Thredbo Hikes Track Report | 25 November
Posted on 25 Nov, 2020 in
Track Report by Rachael Schultz | Guest Services Outdoor Operations Manager
The first week of hiking season has treated us to some fantastic clear skies and varying seasonal blooms. There is no better time to get out there!
THREDBO TO MT KOSCIUSZKO
It’s all about the detail, with much of the local flora and fauna requiring a closer look. Keep an eye out for the Spotted Mountain Grasshoppers eating close to their bodyweight each day on the Alpine Mint Bush, Snow Eyebrights beginning to bloom in wet areas and Mountain Plum Pine sprawling over boulders with bright red berries blooming as a critical food source for the endangered Mountain Pygmy Possum. Hikers will still pass snow close to the track but no crossings are required from Thredbo to Australia’s Highest Peak.
MT KOSCIUSZKO TO CHARLOTTE PASS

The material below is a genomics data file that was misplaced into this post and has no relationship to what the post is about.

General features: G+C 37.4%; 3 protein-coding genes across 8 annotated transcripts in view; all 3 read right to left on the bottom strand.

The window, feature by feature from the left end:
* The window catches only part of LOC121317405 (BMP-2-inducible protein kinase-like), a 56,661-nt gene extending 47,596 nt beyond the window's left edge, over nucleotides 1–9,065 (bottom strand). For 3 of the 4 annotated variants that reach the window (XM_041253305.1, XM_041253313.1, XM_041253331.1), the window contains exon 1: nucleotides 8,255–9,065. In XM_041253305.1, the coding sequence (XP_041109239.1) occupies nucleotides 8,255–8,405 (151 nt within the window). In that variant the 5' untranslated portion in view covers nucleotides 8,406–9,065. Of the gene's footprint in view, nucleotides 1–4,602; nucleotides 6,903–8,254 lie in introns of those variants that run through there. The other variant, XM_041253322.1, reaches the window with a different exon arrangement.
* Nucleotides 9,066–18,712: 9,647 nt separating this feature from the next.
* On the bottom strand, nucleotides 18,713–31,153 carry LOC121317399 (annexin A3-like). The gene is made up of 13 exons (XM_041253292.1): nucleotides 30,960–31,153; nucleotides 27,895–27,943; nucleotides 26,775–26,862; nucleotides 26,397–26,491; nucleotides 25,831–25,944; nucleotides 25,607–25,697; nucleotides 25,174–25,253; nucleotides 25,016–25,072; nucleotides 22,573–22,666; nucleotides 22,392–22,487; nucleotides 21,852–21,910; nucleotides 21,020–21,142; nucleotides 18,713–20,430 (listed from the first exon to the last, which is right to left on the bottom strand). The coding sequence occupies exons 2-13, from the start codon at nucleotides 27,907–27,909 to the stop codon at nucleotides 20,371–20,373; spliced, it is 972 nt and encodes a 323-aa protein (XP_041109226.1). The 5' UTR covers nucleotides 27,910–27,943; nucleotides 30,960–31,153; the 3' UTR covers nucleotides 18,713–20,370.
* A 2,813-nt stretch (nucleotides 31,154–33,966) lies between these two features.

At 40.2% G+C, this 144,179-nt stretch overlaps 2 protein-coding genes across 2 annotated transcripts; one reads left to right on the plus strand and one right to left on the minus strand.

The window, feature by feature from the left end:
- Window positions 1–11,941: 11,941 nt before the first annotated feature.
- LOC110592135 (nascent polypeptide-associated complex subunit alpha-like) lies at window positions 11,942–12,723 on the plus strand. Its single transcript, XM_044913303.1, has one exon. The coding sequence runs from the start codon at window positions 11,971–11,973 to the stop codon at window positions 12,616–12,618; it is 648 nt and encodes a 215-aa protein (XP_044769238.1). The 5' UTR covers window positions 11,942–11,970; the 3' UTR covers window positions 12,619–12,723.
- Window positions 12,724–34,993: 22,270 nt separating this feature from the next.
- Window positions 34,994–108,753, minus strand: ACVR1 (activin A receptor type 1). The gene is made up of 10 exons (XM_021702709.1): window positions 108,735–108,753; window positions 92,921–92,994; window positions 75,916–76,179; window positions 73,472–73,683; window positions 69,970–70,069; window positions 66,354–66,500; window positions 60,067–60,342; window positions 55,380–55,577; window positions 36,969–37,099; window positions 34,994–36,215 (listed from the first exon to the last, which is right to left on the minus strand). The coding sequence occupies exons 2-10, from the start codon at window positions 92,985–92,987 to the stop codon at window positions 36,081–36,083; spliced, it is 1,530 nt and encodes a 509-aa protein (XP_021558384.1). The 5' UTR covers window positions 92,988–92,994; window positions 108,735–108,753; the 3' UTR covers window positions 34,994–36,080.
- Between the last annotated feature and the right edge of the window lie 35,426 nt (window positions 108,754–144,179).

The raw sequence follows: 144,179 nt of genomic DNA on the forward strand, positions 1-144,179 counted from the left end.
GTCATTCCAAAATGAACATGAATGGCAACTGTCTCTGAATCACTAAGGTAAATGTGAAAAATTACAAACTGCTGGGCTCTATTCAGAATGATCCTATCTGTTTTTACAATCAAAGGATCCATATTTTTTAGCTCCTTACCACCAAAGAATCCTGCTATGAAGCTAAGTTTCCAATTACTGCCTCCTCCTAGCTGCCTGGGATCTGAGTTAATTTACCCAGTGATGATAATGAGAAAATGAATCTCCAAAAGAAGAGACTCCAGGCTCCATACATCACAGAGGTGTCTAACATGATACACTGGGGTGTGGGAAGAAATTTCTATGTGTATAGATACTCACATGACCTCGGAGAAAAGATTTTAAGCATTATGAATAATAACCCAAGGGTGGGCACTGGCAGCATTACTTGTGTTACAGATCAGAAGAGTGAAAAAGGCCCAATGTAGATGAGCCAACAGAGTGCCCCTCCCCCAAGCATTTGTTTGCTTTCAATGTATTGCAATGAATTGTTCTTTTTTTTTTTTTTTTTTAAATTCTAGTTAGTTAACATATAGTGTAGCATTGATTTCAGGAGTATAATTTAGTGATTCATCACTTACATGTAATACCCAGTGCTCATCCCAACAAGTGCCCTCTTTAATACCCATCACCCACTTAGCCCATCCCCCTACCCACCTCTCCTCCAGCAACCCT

The Main Range track has three snowdrift crossings but they are significantly smaller then what hikers would usually see for this time of year. Caution is advised when crossing as all three snowdrifts have steep sides. Hiking poles are recommended if you require some extra stability.
In the higher areas of the Main Range walk Billy Buttons are beginning to bloom (but are not quite yet their characteristic bright yellow). Along the walk you’ll see Alpine Rice Flowers scattered as a low shrub with white and pink petals and Anemone Buttercups standing proud around Lake Albina. Be sure to watch your feet for happy skinks along the track and ponds full of tadpoles!
THREDBO VALLEY FLORA
Merritts Nature track is now open! Watch your step when travelling on the track as surfaces and steps remain uneven in areas. The Common Shaggy-pea and Yellow Kunzea are adding their bright yellow blooms to the valley. Alpine Grevillea is also in bloom and hikers will be able to smell their strong sweet scent before they see it at this time of year.
For the most up to date lift and trail status click here.
We acknowledge the traditional owners and custodians of country throughout Australia and their continuing connection to land, waters and community. We pay our respects to them their cultures, and elders past, present and future.
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